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Verizon and AT&T customers are suing T-Mobile for raising their prices (yes, really)

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Like virtually all major tech companies and household names in competitive consumer-facing industries, T-Mobile, owner Deutsche Telekom and former Sprint parent company SoftBank have undoubtedly faced their fair share of lawsuits over the years.

While it is currently unclear whether this will actually work, a “group” of Verizon and AT&T subscribers is demanding a jury trial to determine the impact T-Mobile’s 2020 Sprint acquisition has had on the U.S. wireless industry as a whole and the pricing of the two “traditional” carriers in particular.

Reiterating an old argument used by fourteen attorneys general and the District of Columbia AG to try to stop the merger (which clearly failed), the “group” said “declaratory relief” and financial compensation for a “solid” decline in competition since the big four American aviation club moved to an even bigger three scheme.

In short, these Verizon and AT&T customers should consider: T-Mobile is responsible for a recent inflation of “quality-adjusted prices” as the country’s three largest wireless service providers no longer have much reason to “compete as vigorously” as before for subscribers.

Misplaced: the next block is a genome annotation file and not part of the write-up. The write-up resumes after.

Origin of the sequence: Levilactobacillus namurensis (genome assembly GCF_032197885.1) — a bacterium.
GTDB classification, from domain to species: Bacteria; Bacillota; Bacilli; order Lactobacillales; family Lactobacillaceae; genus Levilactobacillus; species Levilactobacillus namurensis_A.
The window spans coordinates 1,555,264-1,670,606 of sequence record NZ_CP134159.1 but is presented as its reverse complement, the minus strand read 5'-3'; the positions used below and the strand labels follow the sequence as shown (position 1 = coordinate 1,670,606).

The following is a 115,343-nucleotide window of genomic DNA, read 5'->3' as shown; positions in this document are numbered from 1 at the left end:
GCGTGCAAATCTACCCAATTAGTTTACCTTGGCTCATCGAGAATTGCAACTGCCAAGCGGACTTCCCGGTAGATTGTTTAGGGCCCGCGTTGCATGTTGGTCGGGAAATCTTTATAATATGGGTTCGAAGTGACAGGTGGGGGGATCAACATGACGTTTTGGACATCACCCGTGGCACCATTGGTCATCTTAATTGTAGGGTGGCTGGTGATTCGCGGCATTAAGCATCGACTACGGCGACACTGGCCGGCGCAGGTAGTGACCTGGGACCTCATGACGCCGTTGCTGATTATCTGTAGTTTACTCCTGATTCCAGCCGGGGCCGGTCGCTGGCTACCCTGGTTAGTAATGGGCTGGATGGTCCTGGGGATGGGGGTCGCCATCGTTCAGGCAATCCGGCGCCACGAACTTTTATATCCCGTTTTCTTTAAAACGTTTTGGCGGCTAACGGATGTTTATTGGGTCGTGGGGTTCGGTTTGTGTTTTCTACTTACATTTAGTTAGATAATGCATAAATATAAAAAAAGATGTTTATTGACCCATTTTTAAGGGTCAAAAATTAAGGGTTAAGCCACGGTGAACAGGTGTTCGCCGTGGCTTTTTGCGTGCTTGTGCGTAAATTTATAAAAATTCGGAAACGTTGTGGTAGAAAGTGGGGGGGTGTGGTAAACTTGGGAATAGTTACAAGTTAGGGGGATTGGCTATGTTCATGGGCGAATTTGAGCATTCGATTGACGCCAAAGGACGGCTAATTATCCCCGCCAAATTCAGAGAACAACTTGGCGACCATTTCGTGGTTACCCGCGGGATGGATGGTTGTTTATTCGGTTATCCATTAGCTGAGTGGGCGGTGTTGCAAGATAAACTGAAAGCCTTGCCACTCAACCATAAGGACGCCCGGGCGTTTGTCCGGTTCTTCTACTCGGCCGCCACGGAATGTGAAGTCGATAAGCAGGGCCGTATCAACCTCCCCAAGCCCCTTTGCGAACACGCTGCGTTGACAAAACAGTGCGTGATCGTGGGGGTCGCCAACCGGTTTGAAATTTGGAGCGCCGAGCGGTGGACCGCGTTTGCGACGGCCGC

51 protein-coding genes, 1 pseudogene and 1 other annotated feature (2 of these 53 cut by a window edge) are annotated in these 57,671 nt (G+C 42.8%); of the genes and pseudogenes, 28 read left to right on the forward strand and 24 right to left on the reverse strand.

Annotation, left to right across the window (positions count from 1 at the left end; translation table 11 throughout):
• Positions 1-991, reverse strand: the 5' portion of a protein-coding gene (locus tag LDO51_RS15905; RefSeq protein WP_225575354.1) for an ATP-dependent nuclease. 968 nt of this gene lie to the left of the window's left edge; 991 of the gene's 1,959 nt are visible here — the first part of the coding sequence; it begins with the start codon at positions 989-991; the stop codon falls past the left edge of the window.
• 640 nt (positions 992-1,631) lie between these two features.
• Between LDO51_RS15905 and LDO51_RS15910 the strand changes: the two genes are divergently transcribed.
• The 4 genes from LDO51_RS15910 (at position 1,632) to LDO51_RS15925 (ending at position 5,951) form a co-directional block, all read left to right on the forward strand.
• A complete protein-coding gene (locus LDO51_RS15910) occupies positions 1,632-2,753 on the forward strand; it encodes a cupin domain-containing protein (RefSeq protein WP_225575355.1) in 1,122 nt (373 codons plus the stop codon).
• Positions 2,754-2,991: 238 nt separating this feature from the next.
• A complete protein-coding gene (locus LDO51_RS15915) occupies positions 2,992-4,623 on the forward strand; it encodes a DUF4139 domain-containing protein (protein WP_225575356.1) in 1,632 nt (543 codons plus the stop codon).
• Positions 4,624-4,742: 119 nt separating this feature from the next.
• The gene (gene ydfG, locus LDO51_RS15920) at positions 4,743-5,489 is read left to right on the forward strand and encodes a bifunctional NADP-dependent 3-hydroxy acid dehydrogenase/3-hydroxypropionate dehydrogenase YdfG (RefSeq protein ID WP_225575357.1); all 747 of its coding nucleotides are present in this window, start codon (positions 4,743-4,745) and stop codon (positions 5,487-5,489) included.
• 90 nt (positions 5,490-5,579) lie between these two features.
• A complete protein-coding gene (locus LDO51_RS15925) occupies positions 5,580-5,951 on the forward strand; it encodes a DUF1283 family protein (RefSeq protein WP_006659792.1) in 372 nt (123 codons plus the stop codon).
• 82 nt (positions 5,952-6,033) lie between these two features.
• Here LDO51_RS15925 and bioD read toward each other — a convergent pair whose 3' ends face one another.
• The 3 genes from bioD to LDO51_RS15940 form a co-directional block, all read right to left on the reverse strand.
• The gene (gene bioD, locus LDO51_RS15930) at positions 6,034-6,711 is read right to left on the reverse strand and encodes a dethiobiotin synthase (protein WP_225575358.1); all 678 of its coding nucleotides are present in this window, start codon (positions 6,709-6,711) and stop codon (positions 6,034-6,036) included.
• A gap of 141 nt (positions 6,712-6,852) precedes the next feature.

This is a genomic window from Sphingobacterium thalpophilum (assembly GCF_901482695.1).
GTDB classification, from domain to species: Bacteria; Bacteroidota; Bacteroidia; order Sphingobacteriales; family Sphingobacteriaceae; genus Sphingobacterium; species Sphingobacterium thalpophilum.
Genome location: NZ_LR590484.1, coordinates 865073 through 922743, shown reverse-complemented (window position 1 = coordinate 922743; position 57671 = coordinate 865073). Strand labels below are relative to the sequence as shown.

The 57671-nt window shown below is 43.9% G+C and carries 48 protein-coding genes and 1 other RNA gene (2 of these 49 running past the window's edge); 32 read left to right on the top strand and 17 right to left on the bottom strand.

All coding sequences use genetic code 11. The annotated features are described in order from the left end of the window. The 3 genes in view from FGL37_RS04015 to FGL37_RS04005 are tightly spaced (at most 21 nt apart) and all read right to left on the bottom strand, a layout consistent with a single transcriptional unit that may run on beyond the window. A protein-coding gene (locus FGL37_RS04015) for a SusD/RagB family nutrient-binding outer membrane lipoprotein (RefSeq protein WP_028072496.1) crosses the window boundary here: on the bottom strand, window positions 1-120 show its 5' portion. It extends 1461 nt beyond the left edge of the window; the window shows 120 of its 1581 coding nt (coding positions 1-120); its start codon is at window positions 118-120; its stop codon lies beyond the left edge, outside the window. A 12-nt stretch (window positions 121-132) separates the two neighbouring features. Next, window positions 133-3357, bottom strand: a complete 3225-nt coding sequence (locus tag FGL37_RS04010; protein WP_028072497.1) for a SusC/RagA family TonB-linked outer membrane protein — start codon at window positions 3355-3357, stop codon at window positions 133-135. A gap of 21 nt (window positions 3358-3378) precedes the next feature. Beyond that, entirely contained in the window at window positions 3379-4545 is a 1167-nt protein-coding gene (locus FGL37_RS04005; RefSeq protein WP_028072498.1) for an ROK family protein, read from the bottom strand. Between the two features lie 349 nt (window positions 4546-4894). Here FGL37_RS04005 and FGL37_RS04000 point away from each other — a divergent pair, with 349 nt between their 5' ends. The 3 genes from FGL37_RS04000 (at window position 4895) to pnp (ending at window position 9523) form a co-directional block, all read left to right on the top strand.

As if that didn’t sound preposterous enough, the class action lawsuit filed in Illinois federal court aims to “represent any person or entity who paid for a Verizon or AT&T cellular plan on or after April 1, 2020” . a lot from people.

While the plaintiffs do not cite a third-party investigation to support their allegations or cite any specific action Verizon or AT&T took after April 2020 to increase “quality-adjusted prices,” it’s hard not to link this lawsuit to the two. airlines. recent rate increases and “economic adjustment costs.”
If competition in the wireless industry does indeed wane, perhaps Verizon and AT&T subscribers should direct their frustration at Dish alongside their actual service providers, who are arguably the first to be responsible for, well, not competing as “vigorously” as they should probably quit The rise of T-Mobile.

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